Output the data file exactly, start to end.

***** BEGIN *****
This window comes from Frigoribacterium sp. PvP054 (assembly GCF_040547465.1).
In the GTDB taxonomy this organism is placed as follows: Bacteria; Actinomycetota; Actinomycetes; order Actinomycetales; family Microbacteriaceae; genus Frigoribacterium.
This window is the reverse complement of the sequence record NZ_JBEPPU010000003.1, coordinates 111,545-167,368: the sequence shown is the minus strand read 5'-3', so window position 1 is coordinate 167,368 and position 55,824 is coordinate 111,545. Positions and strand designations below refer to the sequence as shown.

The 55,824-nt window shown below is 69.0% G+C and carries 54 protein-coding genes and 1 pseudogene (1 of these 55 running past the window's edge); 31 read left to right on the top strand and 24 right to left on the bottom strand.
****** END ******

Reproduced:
This window comes from Frigoribacterium sp. PvP054 (assembly GCF_040547465.1).
In the GTDB taxonomy this organism is placed as follows: Bacteria; Actinomycetota; Actinomycetes; order Actinomycetales; family Microbacteriaceae; genus Frigoribacterium.
This window is the reverse complement of the sequence record NZ_JBEPPU010000003.1, coordinates 111,545-167,368: the sequence shown is the minus strand read 5'-3', so window position 1 is coordinate 167,368 and position 55,824 is coordinate 111,545. Positions and strand designations below refer to the sequence as shown.

The 55,824-nt window shown below is 69.0% G+C and carries 54 protein-coding genes and 1 pseudogene (1 of these 55 running past the window's edge); 31 read left to right on the top strand and 24 right to left on the bottom strand.